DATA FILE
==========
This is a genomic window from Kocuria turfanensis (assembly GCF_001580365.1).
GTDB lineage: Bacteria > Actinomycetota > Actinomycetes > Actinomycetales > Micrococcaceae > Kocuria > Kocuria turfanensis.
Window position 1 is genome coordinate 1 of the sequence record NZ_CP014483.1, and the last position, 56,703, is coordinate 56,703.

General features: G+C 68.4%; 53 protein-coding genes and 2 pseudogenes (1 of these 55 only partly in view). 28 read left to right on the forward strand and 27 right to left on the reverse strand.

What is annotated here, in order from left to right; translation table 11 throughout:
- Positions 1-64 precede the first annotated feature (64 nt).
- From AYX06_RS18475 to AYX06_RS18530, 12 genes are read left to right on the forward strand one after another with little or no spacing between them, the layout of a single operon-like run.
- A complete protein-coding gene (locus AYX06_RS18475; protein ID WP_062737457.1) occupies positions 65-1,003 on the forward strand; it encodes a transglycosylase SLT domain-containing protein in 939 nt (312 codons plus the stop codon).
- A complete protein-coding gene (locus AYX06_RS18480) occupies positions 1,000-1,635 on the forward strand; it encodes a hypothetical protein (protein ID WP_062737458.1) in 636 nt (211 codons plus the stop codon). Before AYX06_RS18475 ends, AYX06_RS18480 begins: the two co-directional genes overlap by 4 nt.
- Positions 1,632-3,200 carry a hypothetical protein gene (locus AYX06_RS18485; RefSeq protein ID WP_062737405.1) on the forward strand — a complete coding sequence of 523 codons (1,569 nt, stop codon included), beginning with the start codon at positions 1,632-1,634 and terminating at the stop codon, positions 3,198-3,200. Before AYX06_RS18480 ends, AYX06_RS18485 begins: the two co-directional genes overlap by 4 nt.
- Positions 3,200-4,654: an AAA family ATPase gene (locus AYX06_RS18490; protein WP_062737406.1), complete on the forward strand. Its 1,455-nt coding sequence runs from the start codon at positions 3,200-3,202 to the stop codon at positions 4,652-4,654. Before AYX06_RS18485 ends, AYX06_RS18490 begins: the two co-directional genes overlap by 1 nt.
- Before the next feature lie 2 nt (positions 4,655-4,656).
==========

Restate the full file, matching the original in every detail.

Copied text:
This is a genomic window from Kocuria turfanensis (assembly GCF_001580365.1).
GTDB lineage: Bacteria > Actinomycetota > Actinomycetes > Actinomycetales > Micrococcaceae > Kocuria > Kocuria turfanensis.
Window position 1 is genome coordinate 1 of the sequence record NZ_CP014483.1, and the last position, 56,703, is coordinate 56,703.

General features: G+C 68.4%; 53 protein-coding genes and 2 pseudogenes (1 of these 55 only partly in view). 28 read left to right on the forward strand and 27 right to left on the reverse strand.

What is annotated here, in order from left to right; translation table 11 throughout:
- Positions 1-64 precede the first annotated feature (64 nt).
- From AYX06_RS18475 to AYX06_RS18530, 12 genes are read left to right on the forward strand one after another with little or no spacing between them, the layout of a single operon-like run.
- A complete protein-coding gene (locus AYX06_RS18475; protein ID WP_062737457.1) occupies positions 65-1,003 on the forward strand; it encodes a transglycosylase SLT domain-containing protein in 939 nt (312 codons plus the stop codon).
- A complete protein-coding gene (locus AYX06_RS18480) occupies positions 1,000-1,635 on the forward strand; it encodes a hypothetical protein (protein ID WP_062737458.1) in 636 nt (211 codons plus the stop codon). Before AYX06_RS18475 ends, AYX06_RS18480 begins: the two co-directional genes overlap by 4 nt.
- Positions 1,632-3,200 carry a hypothetical protein gene (locus AYX06_RS18485; RefSeq protein ID WP_062737405.1) on the forward strand — a complete coding sequence of 523 codons (1,569 nt, stop codon included), beginning with the start codon at positions 1,632-1,634 and terminating at the stop codon, positions 3,198-3,200. Before AYX06_RS18480 ends, AYX06_RS18485 begins: the two co-directional genes overlap by 4 nt.
- Positions 3,200-4,654: an AAA family ATPase gene (locus AYX06_RS18490; protein WP_062737406.1), complete on the forward strand. Its 1,455-nt coding sequence runs from the start codon at positions 3,200-3,202 to the stop codon at positions 4,652-4,654. Before AYX06_RS18485 ends, AYX06_RS18490 begins: the two co-directional genes overlap by 1 nt.
- Before the next feature lie 2 nt (positions 4,655-4,656).